Fletcher Alumus Gautier Parthon de Von Worked as Parliamentary Assistant to Ukrainian MP Yelyzaveta Yasko

By Natasha Wood, MALD 2024 Candidate, The Fletcher School

“We Ukrainians are very connected to our land, in every possible way. For us, soil is our soul,” said Yelyzaveta Yasko, a member of the Ukrainian parliament, or Verkhovna Rada. “Now the soil is being used against us, but also against all of you. He knows that you will suffer from all of that. He knows that Ukraine, as the breadbasket, is feeding all the world.”

MP Yasko delivered those remarks to the Parliamentary Assembly of the Council of Europe in January 2023. Looking on was Gautier Parthon de Von, a recent graduate of the Masters in Transatlantic Affairs (MATA) program at The Fletcher School and the College of Europe. Parthon de Von spent nine months working with Yasko as a part-time parliamentary assistant. He supported her work with the EU and NATO and wrote several of her speeches.

“The speeches [were] written on very specific aspects of the Russian invasion,” Parthon de Von pointed out. “For example, ecocide and how it negatively impacts a large portion of Ukraine’s agricultural land. Being very focused on how events were unfolding and seeing them happening in real time–that was very interesting to witness.”

Parthon de Von is a French and Belgian dual citizen. He completed his undergraduate studies between Science Po and the University of British Columbia. He focuses on transatlantic security and NATO and has worked previously at the German Marshall Fund in Paris, the UN Mission of the Holy See, and the Consulate of Belgium in Marseille, France.

Parthon de Von met Yasko while cross-registered at a Harvard Business School class on war and peace, where she was a guest lecturer. Yasko, who is 32 and part of Ukrainian President Volodymyr Zelenskyy’s Servant of the People party, reflected during her talk on the challenges she has faced. “She started her lecture by saying, ‘doing this job in Ukraine as a woman, and as a young woman is especially hard now.’ I was moved by how difficult this job is for her, and how motivated she is,” Parthon de Von remarked.

In the Verkhovna Rada, Yasko serves as head of Interparliamentary Cooperation for Bilateral and Multilateral Relations, and she is a member of the Committee on Foreign Affairs and Interparliamentary Cooperation. She is also a member of the Ukrainian Delegation to the Parliamentary Assembly of the Council of Europe. “After the lecture, we started talking, and I realized she could use [someone who is] anglophone… to help her with topics [related to] the EU, the Council of Europe, NATO, and the media,” adds Parthon de Von.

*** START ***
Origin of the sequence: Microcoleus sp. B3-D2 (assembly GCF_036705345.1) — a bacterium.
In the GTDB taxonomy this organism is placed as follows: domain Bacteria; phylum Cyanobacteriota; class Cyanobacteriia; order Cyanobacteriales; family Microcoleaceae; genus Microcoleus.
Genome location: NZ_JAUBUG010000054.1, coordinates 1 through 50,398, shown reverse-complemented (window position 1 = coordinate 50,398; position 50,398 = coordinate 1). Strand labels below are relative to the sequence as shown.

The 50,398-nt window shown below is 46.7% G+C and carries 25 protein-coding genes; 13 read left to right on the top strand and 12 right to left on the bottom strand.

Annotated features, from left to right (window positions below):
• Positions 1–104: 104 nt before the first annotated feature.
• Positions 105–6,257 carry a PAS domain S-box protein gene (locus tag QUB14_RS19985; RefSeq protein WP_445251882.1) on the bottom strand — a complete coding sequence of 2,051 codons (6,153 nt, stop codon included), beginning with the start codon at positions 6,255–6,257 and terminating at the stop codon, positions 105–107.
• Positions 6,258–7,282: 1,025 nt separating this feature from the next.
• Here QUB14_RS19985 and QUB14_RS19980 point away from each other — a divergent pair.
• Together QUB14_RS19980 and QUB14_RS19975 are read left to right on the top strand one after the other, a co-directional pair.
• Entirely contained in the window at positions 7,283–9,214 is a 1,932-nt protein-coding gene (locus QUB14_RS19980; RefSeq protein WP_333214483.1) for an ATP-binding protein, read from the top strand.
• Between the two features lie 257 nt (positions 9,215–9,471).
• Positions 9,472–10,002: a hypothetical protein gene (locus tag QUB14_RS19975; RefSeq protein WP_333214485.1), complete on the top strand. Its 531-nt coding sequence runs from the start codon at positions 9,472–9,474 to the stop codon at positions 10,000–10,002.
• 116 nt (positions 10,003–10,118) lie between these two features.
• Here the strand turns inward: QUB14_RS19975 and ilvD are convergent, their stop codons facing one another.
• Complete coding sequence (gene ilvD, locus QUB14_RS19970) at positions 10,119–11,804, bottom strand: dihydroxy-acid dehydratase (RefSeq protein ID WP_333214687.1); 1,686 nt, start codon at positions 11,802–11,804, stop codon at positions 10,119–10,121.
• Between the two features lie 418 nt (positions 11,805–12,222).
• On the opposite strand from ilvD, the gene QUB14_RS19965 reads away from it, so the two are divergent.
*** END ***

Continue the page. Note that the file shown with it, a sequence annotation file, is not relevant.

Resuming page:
He also pointed out that Yasko is representative of a new era of Ukrainian political leadership focused on the future of Ukraine. “She comes from a generation of people who know less about the USSR and have very different aspirations than the previous political class. [They] aspire to the EU and NATO for wealth and security and have turned their backs on the Russian sphere of influence.” In January 2014, Yasko took part in the Maidan Revolution and was filmed playing the piano on top of one of the barricades.

Yasko is also focused on the domestic consequences of the war, especially as it pertains to culture and education. She founded an NGO called “Yellow Blue Strategy” focused on developing cultural and public diplomacy in Ukraine. She has also worked on several documentary films focused on the region, including “Crimea: Russia’s Dark Secret” released in 2018 for Al Jazeera. There is a need to “invest in education and culture to adapt to having a classroom in this situation,” Parthon de Von recalled her saying.

Parthon de Von also worked with Yasko during the World Economic Forum in Davos and the Munich Security Conference. He developed stakeholder maps and managed her interactions with the press. He also saw first-hand the influence she had on government officials and members of the business community and the consequences of those interactions on Western support for Ukraine. “Her job was to raise awareness about what is happening… Every time she talks, she has a special voice, [and] people would really listen. [She was able to] bring strategic attention to what was going on and identify the precise needs that the country has.”

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